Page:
Galleries more

Videos more

Dictionary more

25 Mauritian personalities against compulsory biometric ID Card


“We express grave concern regarding the new compulsory biometric ID Card System.”


Jean Jacques ARJOON, musician.
Sedley ASSONNE, writer
Jean Claude BIBI, Barrister-at-Law, who is a former Attorney General.
Jean Clément CANGY, journalist/writer.
Jayen CHELLUM, who is a consumer rights leader.
Lindsey COLLEN, writer/activist.
Ivan COLLENDAVELLOO, Senior Council, who is former MP, and Select Committee Chairman.
Lindlay COURONNE, human rights activist.
Henri FAVORY, dramatic artist.
Raouf GULBUL, Barrister, who is member of the Bar Council.
Vinesh HOOKOOMSING, who is a Former Pro Vice-Chancellor of the University of Mauritius.
Pushpa LALLAH, playgroup activist/widow of Former Chief Justice.
Ally LAZER, social worker.
Krishna LUCHOOMUN, artist/plastician.
Vidula NABABSING, academic/former MP.
Karl Auguste OFFMANN, GCSK, who is Former President of the Republic of Mauritius.
Betty PEERUN, former member of the National Human Rights Commission, a State institution.
Yves PITCHEN, art photographer.
Rama POONOOSAMY, events manager, who is a former Minister of Arts and Culture.
Jane RAGOO, trade unionist.
Vinod SEEGUM, trade unionist.
Adi TEELUCK, historian.
Eric TRITON, musician
Cassam UTEEM, who is a Former President of the Republic of Mauritius.
Rama VALAYDEN, Barrister-at-Law, who is a former Attorney General.

This 12-word Declaration by 25 Mauritian personalities expresses concern at:

- the compulsory nature of the new ID card
- the fact that biometric data, including fingerprinting, is being extracted from citizens, in this context, and
- the fact that there is a whole “system” behind the ID cards.

Personalities who have signed the Declaration include:
2 Former Presidents of the Republic.
2 Former Attorney Generals.
2 former MPs, one a Former Minister.
Top lawyers.
Renowned artists.
Trade Union leaders.
Renowned journalists.
Women’s and consumer organizations’ leaders.
Renowned grassroots social workers/education activists.

Co-ordination of signature of the Declaration was done by LALIT.

Background NOTE I: The ID Card is compulsory, and you have to present it to police officers on demand, as from September, 2014. You are obliged by law to present it either forthwith or as they specify:
“(1) Every person may – … where he is empowered by law to ascertain the identity of another person [e.g. police officer]…., request that other person to produce his identity card … [and the person concerned must] (a) forthwith produce his identity card to the person making the request; or (b) where he is not in possession of his identity card, produce his identity card within such reasonable period, to such person and at such place as may be directed by the person making the request.”

Background NOTE 2: The ID Card involves finger-printing technology, which is subject not only to THREE Supreme Court Challenges (Cases by Roshi Badhain & Pravind Jugnauth, M. Erickson Muneeapillay & Dr. Madhewoo, Rama Valayden & M. N. Dulloo) still in the Courts, but also a severe judgement from the Data Protection Commissioner calling on the Police to act against the Alteo bosses, as follows:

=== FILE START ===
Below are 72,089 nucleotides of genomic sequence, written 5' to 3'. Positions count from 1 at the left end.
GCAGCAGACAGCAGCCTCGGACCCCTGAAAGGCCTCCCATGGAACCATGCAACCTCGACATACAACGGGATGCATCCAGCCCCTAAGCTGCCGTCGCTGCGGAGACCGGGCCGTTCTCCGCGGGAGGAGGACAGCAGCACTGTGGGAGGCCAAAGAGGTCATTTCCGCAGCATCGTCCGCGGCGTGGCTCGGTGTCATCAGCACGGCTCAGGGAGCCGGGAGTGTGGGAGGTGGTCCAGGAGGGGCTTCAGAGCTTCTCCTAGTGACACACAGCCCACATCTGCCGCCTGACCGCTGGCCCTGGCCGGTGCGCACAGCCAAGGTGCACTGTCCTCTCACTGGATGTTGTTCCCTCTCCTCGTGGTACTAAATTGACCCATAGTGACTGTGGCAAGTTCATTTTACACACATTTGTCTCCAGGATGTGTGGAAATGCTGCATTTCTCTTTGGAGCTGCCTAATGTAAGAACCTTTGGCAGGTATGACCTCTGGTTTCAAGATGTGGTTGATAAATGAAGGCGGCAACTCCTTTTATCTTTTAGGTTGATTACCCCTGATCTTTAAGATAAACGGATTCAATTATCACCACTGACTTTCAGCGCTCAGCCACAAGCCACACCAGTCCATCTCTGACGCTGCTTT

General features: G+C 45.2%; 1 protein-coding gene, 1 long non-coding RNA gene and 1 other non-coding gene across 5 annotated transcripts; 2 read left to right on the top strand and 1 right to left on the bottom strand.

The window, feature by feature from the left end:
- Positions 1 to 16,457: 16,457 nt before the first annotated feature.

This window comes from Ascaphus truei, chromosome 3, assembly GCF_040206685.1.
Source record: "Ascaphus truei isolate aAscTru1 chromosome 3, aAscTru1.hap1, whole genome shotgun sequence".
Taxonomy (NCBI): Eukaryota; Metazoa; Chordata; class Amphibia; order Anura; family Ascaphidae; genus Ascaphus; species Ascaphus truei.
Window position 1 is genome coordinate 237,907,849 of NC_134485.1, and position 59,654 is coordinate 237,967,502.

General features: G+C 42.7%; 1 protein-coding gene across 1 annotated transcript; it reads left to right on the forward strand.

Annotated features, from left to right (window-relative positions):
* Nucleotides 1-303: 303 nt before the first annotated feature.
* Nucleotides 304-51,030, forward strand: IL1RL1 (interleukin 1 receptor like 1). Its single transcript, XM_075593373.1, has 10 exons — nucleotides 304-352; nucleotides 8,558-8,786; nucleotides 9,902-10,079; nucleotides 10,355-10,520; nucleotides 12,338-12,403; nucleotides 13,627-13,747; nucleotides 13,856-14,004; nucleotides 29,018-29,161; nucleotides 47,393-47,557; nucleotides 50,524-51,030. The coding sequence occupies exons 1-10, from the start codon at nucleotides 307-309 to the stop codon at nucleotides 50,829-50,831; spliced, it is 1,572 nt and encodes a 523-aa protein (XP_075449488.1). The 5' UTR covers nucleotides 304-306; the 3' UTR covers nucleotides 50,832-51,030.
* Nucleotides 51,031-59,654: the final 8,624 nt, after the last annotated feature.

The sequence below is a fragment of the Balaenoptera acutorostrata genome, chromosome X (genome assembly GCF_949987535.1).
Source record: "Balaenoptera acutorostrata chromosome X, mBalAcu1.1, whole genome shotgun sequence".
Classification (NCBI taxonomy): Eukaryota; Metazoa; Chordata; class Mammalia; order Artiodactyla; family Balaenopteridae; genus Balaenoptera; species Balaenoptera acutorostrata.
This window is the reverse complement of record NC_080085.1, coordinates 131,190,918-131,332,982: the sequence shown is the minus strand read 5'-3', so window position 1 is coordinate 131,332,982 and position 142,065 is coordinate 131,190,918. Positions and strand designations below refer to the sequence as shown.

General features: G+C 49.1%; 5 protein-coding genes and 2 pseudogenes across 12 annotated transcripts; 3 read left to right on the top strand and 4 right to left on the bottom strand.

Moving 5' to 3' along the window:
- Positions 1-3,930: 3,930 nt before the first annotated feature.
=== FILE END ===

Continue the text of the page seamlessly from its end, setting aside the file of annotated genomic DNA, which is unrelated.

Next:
“This is a summary of the Decision of the Commissioner. [on Data Protection Office site]
… “The fact that many public and/or private organisations are using fingerprinting technology for attendance purposes because it represents a cost-effective and convenient means to record attendance should not potentially and materially undermine in any way whatsoever the right of the data subject not to consent to this method and further be prejudiced or discriminated for not conforming to it. This case illustrates the modern flow of sacrificing privacy rights at the altar of technology without understanding and measuring the negative consequences which technology can also give rise to. Technology is certainly to be used but not abused. The matter is thus referred to the police under section 20 of the Data Protection Act for prosecution against the Chief Executive Officer of Respondent No.2.” Date :17.07.2013. (Ref: DPO/COMP/17)

Background NOTE 3: The future scope of the data-base is clearly left confused by top Government spokesmen outrightly contradictions to each other. Compare these 2 declarations, one by the PMO & the other by ICT Minister:

Communique de Presse 7 octobre 2013 Bureau du Premier Minstre: “Contrairement a ce qui a été publié, ni le groupe sanguin, ni les details au sujet du paiement de la pension ou concernant le permis de conduire ne sont inclus sur la nouvelle carte d’identité . … Le Central Population Database ne comprendra pas non plus les détails au sujet du groups sanguin et des empreintes digitales. … Le bureau du Premier minstre deplore la publication de telles informations erronees et denuees de tout fondement.”

Interview of Minister TIC Pillay Chedumbrum, L’Express 12 October, 2013: “On voulait inserer des informations medicales telles que le groups sanguin et les allergies de l’individu…. [et] passer a l’autre etape. Cette dernière consistera a ajouter d’autres informations sur la carte d’identité comme celles de la carte de pension, du bus pass, du permis de conduire et meme plus tard, de la carte de santé. … “Ce n’est pas logique que la santé, l’etat civil ou autre service du gouvernment a des informations differentes sur une meme personne.”